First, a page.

It also said it wanted to dismantle the company’s assets, but Apple Daily believed it could live in Taiwan, where it still has an online version, under new ownership.
“None of the articles published by the Apple Daily state that the Hong Kong government has violated the National Security Act,” Next Digital said in a statement on Sunday.
“This uncertainty created a climate of fear, resulting in a number of resignations among the remaining employees in Hong Kong, including those responsible for the regulatory compliance duties of public enterprises.”
The company is now demanding that the trading of its shares be “suspended until further notice” while calling for the liquidation of its assets to pay shareholders, lenders and employees.
Earlier, in June, Apple Daily reported that the company’s board had appealed to Hong Kong authorities to freeze assets to pay employees.
The company hopes that some of its legacy can still be lived.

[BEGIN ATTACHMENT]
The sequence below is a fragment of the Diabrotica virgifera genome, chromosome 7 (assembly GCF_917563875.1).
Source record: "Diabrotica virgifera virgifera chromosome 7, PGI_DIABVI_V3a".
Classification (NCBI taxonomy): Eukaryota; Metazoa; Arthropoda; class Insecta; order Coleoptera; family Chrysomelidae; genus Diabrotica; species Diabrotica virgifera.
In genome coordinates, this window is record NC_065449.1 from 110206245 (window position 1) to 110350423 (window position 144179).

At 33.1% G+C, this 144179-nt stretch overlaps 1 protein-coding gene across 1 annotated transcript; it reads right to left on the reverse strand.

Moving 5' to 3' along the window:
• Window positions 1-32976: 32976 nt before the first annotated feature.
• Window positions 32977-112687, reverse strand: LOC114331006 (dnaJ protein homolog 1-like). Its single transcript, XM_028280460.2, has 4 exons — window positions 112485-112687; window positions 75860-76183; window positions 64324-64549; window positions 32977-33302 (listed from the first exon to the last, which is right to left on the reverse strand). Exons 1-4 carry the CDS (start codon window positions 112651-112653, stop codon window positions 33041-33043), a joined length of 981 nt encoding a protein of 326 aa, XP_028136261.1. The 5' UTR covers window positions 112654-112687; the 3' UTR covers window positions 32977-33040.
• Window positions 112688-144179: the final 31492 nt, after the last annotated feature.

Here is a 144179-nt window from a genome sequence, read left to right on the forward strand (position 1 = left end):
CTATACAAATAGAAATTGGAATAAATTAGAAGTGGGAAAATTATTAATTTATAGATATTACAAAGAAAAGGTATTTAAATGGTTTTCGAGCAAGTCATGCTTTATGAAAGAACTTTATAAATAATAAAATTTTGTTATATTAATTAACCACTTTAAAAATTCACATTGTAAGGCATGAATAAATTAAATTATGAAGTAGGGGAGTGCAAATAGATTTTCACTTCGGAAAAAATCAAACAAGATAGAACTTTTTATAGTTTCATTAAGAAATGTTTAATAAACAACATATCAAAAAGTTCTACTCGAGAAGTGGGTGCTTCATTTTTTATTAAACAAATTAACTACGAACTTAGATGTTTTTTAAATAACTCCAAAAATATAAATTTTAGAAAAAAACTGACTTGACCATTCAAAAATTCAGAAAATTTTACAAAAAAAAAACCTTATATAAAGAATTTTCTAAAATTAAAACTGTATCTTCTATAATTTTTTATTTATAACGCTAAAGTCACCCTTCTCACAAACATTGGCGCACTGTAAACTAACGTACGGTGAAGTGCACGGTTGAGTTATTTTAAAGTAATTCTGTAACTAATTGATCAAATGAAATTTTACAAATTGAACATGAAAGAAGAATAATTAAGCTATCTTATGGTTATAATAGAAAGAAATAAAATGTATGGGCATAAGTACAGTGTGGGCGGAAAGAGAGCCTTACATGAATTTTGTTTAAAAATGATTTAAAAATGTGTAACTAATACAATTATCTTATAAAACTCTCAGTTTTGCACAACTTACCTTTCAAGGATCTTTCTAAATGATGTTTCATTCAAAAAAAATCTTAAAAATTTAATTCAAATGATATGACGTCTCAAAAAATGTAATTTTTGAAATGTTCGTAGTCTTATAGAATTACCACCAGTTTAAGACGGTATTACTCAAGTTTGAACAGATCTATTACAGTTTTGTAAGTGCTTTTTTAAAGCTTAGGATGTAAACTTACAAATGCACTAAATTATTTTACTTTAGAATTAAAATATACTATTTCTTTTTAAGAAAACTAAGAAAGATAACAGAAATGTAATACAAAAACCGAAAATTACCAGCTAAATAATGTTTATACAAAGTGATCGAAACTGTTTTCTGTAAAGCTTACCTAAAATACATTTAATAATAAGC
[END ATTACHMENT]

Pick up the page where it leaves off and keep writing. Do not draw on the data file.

It called on liquefaction companies to consider contracts that would “create funds that benefit lenders”, having previously stated that “several parties have expressed interest in acquiring Apple Daily’s operations in Taiwan.”
“Assets, like the unique intellectual property created since the founding of Apple Daily, also have value,” Next Digital said.
The Hong Kong Bureau of Business and Economic Development did not immediately respond to a request for comment on Monday.
“Do not try to accuse Hong Kong authorities of using the National Security Act as a tool to suppress the media or suppress freedom of expression,” he said at the time.
“As the Apple Daily has often noted, the people of Hong Kong have a collective memory of how life was elsewhere when freedom of speech was denied: no other rights are safe,” the next digital directors wrote on Sunday.
– Carly Walsh contributed to this report.
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